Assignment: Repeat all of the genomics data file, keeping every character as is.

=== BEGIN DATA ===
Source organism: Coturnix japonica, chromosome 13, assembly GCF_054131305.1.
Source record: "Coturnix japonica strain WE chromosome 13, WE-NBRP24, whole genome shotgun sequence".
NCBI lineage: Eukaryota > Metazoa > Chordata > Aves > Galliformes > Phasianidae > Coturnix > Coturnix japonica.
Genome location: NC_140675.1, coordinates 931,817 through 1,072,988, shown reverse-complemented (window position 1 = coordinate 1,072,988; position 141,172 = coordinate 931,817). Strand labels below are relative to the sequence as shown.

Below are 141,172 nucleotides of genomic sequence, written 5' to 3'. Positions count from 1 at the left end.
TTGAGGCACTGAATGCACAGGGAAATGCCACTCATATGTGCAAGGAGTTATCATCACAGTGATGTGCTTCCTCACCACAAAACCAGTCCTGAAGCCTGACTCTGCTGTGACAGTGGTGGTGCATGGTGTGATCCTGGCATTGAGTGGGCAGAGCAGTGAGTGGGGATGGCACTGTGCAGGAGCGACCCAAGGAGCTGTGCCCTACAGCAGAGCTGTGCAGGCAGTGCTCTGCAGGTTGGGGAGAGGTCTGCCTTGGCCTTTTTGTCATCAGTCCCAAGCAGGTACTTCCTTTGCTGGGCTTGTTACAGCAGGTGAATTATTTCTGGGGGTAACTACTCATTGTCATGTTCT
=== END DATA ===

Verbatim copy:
Source organism: Coturnix japonica, chromosome 13, assembly GCF_054131305.1.
Source record: "Coturnix japonica strain WE chromosome 13, WE-NBRP24, whole genome shotgun sequence".
NCBI lineage: Eukaryota > Metazoa > Chordata > Aves > Galliformes > Phasianidae > Coturnix > Coturnix japonica.
Genome location: NC_140675.1, coordinates 931,817 through 1,072,988, shown reverse-complemented (window position 1 = coordinate 1,072,988; position 141,172 = coordinate 931,817). Strand labels below are relative to the sequence as shown.

Below are 141,172 nucleotides of genomic sequence, written 5' to 3'. Positions count from 1 at the left end.
TTGAGGCACTGAATGCACAGGGAAATGCCACTCATATGTGCAAGGAGTTATCATCACAGTGATGTGCTTCCTCACCACAAAACCAGTCCTGAAGCCTGACTCTGCTGTGACAGTGGTGGTGCATGGTGTGATCCTGGCATTGAGTGGGCAGAGCAGTGAGTGGGGATGGCACTGTGCAGGAGCGACCCAAGGAGCTGTGCCCTACAGCAGAGCTGTGCAGGCAGTGCTCTGCAGGTTGGGGAGAGGTCTGCCTTGGCCTTTTTGTCATCAGTCCCAAGCAGGTACTTCCTTTGCTGGGCTTGTTACAGCAGGTGAATTATTTCTGGGGGTAACTACTCATTGTCATGTTCT